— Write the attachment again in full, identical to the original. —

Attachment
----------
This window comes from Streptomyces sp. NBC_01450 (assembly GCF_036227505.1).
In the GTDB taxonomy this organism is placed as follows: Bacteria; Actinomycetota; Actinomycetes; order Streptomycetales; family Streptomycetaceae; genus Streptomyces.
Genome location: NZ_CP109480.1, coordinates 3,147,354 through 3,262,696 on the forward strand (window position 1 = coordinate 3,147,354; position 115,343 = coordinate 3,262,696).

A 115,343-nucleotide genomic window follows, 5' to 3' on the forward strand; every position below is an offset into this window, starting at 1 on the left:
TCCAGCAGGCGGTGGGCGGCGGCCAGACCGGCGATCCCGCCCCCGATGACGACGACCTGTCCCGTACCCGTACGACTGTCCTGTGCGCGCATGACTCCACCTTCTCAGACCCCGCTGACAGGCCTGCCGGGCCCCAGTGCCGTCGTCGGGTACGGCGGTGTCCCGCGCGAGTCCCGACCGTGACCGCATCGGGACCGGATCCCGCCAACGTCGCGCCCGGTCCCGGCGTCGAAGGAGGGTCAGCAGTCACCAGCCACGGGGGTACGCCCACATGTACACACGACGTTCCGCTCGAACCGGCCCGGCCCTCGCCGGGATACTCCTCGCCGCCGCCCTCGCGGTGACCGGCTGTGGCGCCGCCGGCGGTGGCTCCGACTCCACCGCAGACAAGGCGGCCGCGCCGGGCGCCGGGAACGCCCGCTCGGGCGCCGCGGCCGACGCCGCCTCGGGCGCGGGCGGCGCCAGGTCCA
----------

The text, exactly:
This window comes from Streptomyces sp. NBC_01450 (assembly GCF_036227505.1).
In the GTDB taxonomy this organism is placed as follows: Bacteria; Actinomycetota; Actinomycetes; order Streptomycetales; family Streptomycetaceae; genus Streptomyces.
Genome location: NZ_CP109480.1, coordinates 3,147,354 through 3,262,696 on the forward strand (window position 1 = coordinate 3,147,354; position 115,343 = coordinate 3,262,696).

A 115,343-nucleotide genomic window follows, 5' to 3' on the forward strand; every position below is an offset into this window, starting at 1 on the left:
TCCAGCAGGCGGTGGGCGGCGGCCAGACCGGCGATCCCGCCCCCGATGACGACGACCTGTCCCGTACCCGTACGACTGTCCTGTGCGCGCATGACTCCACCTTCTCAGACCCCGCTGACAGGCCTGCCGGGCCCCAGTGCCGTCGTCGGGTACGGCGGTGTCCCGCGCGAGTCCCGACCGTGACCGCATCGGGACCGGATCCCGCCAACGTCGCGCCCGGTCCCGGCGTCGAAGGAGGGTCAGCAGTCACCAGCCACGGGGGTACGCCCACATGTACACACGACGTTCCGCTCGAACCGGCCCGGCCCTCGCCGGGATACTCCTCGCCGCCGCCCTCGCGGTGACCGGCTGTGGCGCCGCCGGCGGTGGCTCCGACTCCACCGCAGACAAGGCGGCCGCGCCGGGCGCCGGGAACGCCCGCTCGGGCGCCGCGGCCGACGCCGCCTCGGGCGCGGGCGGCGCCAGGTCCA